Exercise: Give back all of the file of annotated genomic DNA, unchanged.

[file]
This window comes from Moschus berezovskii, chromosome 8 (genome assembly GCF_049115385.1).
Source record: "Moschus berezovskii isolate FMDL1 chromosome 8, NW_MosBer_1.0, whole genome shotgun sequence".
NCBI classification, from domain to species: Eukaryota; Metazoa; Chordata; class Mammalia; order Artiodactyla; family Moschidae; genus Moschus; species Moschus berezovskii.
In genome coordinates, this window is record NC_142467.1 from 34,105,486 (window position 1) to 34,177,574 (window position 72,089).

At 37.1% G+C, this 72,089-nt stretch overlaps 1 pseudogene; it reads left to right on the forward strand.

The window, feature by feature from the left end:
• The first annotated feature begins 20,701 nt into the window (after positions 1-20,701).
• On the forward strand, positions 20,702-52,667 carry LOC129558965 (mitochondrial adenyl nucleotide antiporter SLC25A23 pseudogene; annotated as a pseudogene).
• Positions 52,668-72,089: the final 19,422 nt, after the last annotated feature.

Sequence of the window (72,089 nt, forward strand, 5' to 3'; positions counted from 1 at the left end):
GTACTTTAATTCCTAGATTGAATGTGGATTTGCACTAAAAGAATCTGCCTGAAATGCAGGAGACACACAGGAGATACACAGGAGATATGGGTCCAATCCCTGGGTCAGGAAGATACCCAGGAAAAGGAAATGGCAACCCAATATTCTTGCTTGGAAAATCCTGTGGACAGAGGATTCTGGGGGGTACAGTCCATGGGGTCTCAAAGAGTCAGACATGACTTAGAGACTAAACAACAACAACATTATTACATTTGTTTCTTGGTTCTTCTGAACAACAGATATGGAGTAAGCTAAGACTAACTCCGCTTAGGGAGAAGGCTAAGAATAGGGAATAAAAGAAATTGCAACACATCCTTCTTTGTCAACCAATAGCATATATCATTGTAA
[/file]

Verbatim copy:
This window comes from Moschus berezovskii, chromosome 8 (genome assembly GCF_049115385.1).
Source record: "Moschus berezovskii isolate FMDL1 chromosome 8, NW_MosBer_1.0, whole genome shotgun sequence".
NCBI classification, from domain to species: Eukaryota; Metazoa; Chordata; class Mammalia; order Artiodactyla; family Moschidae; genus Moschus; species Moschus berezovskii.
In genome coordinates, this window is record NC_142467.1 from 34,105,486 (window position 1) to 34,177,574 (window position 72,089).

At 37.1% G+C, this 72,089-nt stretch overlaps 1 pseudogene; it reads left to right on the forward strand.

The window, feature by feature from the left end:
• The first annotated feature begins 20,701 nt into the window (after positions 1-20,701).
• On the forward strand, positions 20,702-52,667 carry LOC129558965 (mitochondrial adenyl nucleotide antiporter SLC25A23 pseudogene; annotated as a pseudogene).
• Positions 52,668-72,089: the final 19,422 nt, after the last annotated feature.

Sequence of the window (72,089 nt, forward strand, 5' to 3'; positions counted from 1 at the left end):
GTACTTTAATTCCTAGATTGAATGTGGATTTGCACTAAAAGAATCTGCCTGAAATGCAGGAGACACACAGGAGATACACAGGAGATATGGGTCCAATCCCTGGGTCAGGAAGATACCCAGGAAAAGGAAATGGCAACCCAATATTCTTGCTTGGAAAATCCTGTGGACAGAGGATTCTGGGGGGTACAGTCCATGGGGTCTCAAAGAGTCAGACATGACTTAGAGACTAAACAACAACAACATTATTACATTTGTTTCTTGGTTCTTCTGAACAACAGATATGGAGTAAGCTAAGACTAACTCCGCTTAGGGAGAAGGCTAAGAATAGGGAATAAAAGAAATTGCAACACATCCTTCTTTGTCAACCAATAGCATATATCATTGTAA